- After any disaster, needs assessment reports will be shared with other NGOs and partners to support decision-making with donors
- Connections could be created with more organizations to integrate specific technical information on land movement, Cyclone Preparedness Programs (CPP), etc into the assessment planning and pre-crisis data.
Emergency response is not a single agency job. In any kind of emergency which is high in scale, we need to work together hand-in-hand. Our ultimate objective is how we can maximize the impact and deliver the services to the intended program participants. Participating in the ECB Project Bangladesh consortium is great because all together we are bringing in tangibly good results.
The conference gives us a wider network to interact with frontline people, the program participants, academics, practitioners, decision makers and leaders. Thus we get a sense of the activities, challenges, effectiveness, good things and the areas for improvement at all tiers of the organization.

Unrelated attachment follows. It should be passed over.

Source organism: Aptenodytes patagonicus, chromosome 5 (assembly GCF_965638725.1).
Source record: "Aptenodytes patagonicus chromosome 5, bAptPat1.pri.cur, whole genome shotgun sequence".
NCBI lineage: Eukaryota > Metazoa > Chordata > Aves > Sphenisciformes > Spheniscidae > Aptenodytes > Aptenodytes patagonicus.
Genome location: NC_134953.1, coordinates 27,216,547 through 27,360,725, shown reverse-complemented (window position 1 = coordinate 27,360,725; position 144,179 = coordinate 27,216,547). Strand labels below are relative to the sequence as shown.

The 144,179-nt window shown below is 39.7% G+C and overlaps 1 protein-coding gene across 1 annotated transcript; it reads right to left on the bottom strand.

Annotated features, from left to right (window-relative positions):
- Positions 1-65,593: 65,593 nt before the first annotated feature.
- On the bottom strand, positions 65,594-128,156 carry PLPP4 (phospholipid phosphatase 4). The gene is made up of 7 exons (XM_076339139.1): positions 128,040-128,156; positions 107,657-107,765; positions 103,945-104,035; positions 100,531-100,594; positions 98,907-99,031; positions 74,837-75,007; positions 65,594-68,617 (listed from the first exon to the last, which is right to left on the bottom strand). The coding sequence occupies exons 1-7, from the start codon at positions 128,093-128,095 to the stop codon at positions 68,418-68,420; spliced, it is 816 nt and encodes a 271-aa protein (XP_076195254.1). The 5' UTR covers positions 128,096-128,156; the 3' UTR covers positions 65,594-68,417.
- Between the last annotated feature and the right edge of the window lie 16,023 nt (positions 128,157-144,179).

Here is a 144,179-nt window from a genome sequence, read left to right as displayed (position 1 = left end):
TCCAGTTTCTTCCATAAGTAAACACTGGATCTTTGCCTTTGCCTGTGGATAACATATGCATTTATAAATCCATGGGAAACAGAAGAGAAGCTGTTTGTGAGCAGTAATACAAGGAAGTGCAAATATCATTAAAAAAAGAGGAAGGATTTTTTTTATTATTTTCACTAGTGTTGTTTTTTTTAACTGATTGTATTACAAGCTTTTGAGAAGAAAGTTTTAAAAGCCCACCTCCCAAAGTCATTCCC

I shared two ideas: (i) to invest much more in the staff capacity building of the national NGOs rather than the international NGO staff who often do not stay in the country; and (ii) to create a database of information such as population by village, age and sex, maps, demography, number of hand-pump tube wells etc.
If anything happens you can draw a picture by group discussion, triangulation or any other shortcut method and identify the magnitude of devastation and emergency. Creating that sort of depository is, therefore, extremely useful for the Joint Need Assessment.
Monzu Morshed, Deputy Chief Operation, CARE